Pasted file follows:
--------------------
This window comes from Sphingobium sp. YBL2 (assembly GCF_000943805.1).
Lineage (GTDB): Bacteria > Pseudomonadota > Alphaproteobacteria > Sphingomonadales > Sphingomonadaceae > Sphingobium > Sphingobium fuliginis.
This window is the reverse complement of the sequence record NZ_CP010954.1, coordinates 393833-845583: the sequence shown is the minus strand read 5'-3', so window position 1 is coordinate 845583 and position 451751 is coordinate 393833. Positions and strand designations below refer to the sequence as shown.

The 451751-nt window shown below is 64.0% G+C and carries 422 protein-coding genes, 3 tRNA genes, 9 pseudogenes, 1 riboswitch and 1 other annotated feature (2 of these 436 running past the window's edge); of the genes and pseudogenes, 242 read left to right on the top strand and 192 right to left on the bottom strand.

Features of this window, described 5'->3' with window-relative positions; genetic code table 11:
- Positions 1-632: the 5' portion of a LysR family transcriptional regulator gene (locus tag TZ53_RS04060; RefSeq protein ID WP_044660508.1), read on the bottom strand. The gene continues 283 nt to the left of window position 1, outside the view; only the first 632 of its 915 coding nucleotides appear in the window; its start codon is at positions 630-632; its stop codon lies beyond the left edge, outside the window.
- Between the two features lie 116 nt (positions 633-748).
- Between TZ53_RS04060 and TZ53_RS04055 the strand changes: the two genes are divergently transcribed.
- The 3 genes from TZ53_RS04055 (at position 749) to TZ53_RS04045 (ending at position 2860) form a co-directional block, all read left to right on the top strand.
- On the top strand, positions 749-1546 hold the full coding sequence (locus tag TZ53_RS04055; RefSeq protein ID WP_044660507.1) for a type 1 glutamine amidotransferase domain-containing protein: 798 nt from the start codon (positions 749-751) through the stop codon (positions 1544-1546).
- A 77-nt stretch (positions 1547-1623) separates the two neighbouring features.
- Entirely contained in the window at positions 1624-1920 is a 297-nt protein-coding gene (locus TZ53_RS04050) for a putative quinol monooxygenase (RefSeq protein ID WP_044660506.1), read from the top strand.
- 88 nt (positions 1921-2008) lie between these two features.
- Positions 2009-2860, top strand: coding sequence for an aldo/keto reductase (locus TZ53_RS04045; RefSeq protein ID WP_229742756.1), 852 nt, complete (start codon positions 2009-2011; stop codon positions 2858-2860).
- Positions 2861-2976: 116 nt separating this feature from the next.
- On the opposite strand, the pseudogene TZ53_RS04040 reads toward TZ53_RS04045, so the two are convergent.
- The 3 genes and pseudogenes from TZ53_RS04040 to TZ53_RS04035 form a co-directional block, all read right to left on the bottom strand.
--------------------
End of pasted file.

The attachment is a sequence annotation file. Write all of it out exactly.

This window comes from Sphingobium sp. YBL2 (assembly GCF_000943805.1).
Lineage (GTDB): Bacteria > Pseudomonadota > Alphaproteobacteria > Sphingomonadales > Sphingomonadaceae > Sphingobium > Sphingobium fuliginis.
This window is the reverse complement of the sequence record NZ_CP010954.1, coordinates 393833-845583: the sequence shown is the minus strand read 5'-3', so window position 1 is coordinate 845583 and position 451751 is coordinate 393833. Positions and strand designations below refer to the sequence as shown.

The 451751-nt window shown below is 64.0% G+C and carries 422 protein-coding genes, 3 tRNA genes, 9 pseudogenes, 1 riboswitch and 1 other annotated feature (2 of these 436 running past the window's edge); of the genes and pseudogenes, 242 read left to right on the top strand and 192 right to left on the bottom strand.

Features of this window, described 5'->3' with window-relative positions; genetic code table 11:
- Positions 1-632: the 5' portion of a LysR family transcriptional regulator gene (locus tag TZ53_RS04060; RefSeq protein ID WP_044660508.1), read on the bottom strand. The gene continues 283 nt to the left of window position 1, outside the view; only the first 632 of its 915 coding nucleotides appear in the window; its start codon is at positions 630-632; its stop codon lies beyond the left edge, outside the window.
- Between the two features lie 116 nt (positions 633-748).
- Between TZ53_RS04060 and TZ53_RS04055 the strand changes: the two genes are divergently transcribed.
- The 3 genes from TZ53_RS04055 (at position 749) to TZ53_RS04045 (ending at position 2860) form a co-directional block, all read left to right on the top strand.
- On the top strand, positions 749-1546 hold the full coding sequence (locus tag TZ53_RS04055; RefSeq protein ID WP_044660507.1) for a type 1 glutamine amidotransferase domain-containing protein: 798 nt from the start codon (positions 749-751) through the stop codon (positions 1544-1546).
- A 77-nt stretch (positions 1547-1623) separates the two neighbouring features.
- Entirely contained in the window at positions 1624-1920 is a 297-nt protein-coding gene (locus TZ53_RS04050) for a putative quinol monooxygenase (RefSeq protein ID WP_044660506.1), read from the top strand.
- 88 nt (positions 1921-2008) lie between these two features.
- Positions 2009-2860, top strand: coding sequence for an aldo/keto reductase (locus TZ53_RS04045; RefSeq protein ID WP_229742756.1), 852 nt, complete (start codon positions 2009-2011; stop codon positions 2858-2860).
- Positions 2861-2976: 116 nt separating this feature from the next.
- On the opposite strand, the pseudogene TZ53_RS04040 reads toward TZ53_RS04045, so the two are convergent.
- The 3 genes and pseudogenes from TZ53_RS04040 to TZ53_RS04035 form a co-directional block, all read right to left on the bottom strand.